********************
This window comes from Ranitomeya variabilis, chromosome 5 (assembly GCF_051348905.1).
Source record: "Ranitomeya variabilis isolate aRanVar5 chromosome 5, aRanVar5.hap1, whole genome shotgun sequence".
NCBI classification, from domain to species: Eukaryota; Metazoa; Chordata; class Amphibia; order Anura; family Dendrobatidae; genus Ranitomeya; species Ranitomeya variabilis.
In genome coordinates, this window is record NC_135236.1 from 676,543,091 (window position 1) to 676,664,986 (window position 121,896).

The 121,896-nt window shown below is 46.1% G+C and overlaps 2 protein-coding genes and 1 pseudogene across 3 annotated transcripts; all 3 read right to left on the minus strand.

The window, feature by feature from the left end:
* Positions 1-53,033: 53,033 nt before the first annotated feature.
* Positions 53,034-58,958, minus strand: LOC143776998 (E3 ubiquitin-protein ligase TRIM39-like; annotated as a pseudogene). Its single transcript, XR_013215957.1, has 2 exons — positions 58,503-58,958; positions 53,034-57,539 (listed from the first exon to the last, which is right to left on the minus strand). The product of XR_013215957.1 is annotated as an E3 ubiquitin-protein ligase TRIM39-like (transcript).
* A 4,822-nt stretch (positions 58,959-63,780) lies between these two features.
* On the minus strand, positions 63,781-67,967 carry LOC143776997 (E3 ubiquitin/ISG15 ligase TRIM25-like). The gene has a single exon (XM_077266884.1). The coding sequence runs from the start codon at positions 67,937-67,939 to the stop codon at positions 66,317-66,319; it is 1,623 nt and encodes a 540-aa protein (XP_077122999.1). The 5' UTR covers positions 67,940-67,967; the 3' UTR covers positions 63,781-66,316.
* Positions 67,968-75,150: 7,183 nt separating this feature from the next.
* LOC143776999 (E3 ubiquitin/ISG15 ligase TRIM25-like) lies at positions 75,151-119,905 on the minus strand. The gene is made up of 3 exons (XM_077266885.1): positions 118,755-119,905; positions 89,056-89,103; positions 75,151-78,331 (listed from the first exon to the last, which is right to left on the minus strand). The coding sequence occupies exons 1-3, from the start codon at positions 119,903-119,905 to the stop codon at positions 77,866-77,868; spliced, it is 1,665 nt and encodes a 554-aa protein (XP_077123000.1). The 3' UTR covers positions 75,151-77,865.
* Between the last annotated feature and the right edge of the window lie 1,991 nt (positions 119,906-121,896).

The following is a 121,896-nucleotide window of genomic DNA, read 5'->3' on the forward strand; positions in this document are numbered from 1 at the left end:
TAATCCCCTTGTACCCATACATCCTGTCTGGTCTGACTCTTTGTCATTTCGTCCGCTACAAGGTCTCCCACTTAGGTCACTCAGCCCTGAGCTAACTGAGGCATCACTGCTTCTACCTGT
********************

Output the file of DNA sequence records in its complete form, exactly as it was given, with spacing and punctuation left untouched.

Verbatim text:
This window comes from Ranitomeya variabilis, chromosome 5 (assembly GCF_051348905.1).
Source record: "Ranitomeya variabilis isolate aRanVar5 chromosome 5, aRanVar5.hap1, whole genome shotgun sequence".
NCBI classification, from domain to species: Eukaryota; Metazoa; Chordata; class Amphibia; order Anura; family Dendrobatidae; genus Ranitomeya; species Ranitomeya variabilis.
In genome coordinates, this window is record NC_135236.1 from 676,543,091 (window position 1) to 676,664,986 (window position 121,896).

The 121,896-nt window shown below is 46.1% G+C and overlaps 2 protein-coding genes and 1 pseudogene across 3 annotated transcripts; all 3 read right to left on the minus strand.

The window, feature by feature from the left end:
* Positions 1-53,033: 53,033 nt before the first annotated feature.
* Positions 53,034-58,958, minus strand: LOC143776998 (E3 ubiquitin-protein ligase TRIM39-like; annotated as a pseudogene). Its single transcript, XR_013215957.1, has 2 exons — positions 58,503-58,958; positions 53,034-57,539 (listed from the first exon to the last, which is right to left on the minus strand). The product of XR_013215957.1 is annotated as an E3 ubiquitin-protein ligase TRIM39-like (transcript).
* A 4,822-nt stretch (positions 58,959-63,780) lies between these two features.
* On the minus strand, positions 63,781-67,967 carry LOC143776997 (E3 ubiquitin/ISG15 ligase TRIM25-like). The gene has a single exon (XM_077266884.1). The coding sequence runs from the start codon at positions 67,937-67,939 to the stop codon at positions 66,317-66,319; it is 1,623 nt and encodes a 540-aa protein (XP_077122999.1). The 5' UTR covers positions 67,940-67,967; the 3' UTR covers positions 63,781-66,316.
* Positions 67,968-75,150: 7,183 nt separating this feature from the next.
* LOC143776999 (E3 ubiquitin/ISG15 ligase TRIM25-like) lies at positions 75,151-119,905 on the minus strand. The gene is made up of 3 exons (XM_077266885.1): positions 118,755-119,905; positions 89,056-89,103; positions 75,151-78,331 (listed from the first exon to the last, which is right to left on the minus strand). The coding sequence occupies exons 1-3, from the start codon at positions 119,903-119,905 to the stop codon at positions 77,866-77,868; spliced, it is 1,665 nt and encodes a 554-aa protein (XP_077123000.1). The 3' UTR covers positions 75,151-77,865.
* Between the last annotated feature and the right edge of the window lie 1,991 nt (positions 119,906-121,896).

The following is a 121,896-nucleotide window of genomic DNA, read 5'->3' on the forward strand; positions in this document are numbered from 1 at the left end:
TAATCCCCTTGTACCCATACATCCTGTCTGGTCTGACTCTTTGTCATTTCGTCCGCTACAAGGTCTCCCACTTAGGTCACTCAGCCCTGAGCTAACTGAGGCATCACTGCTTCTACCTGT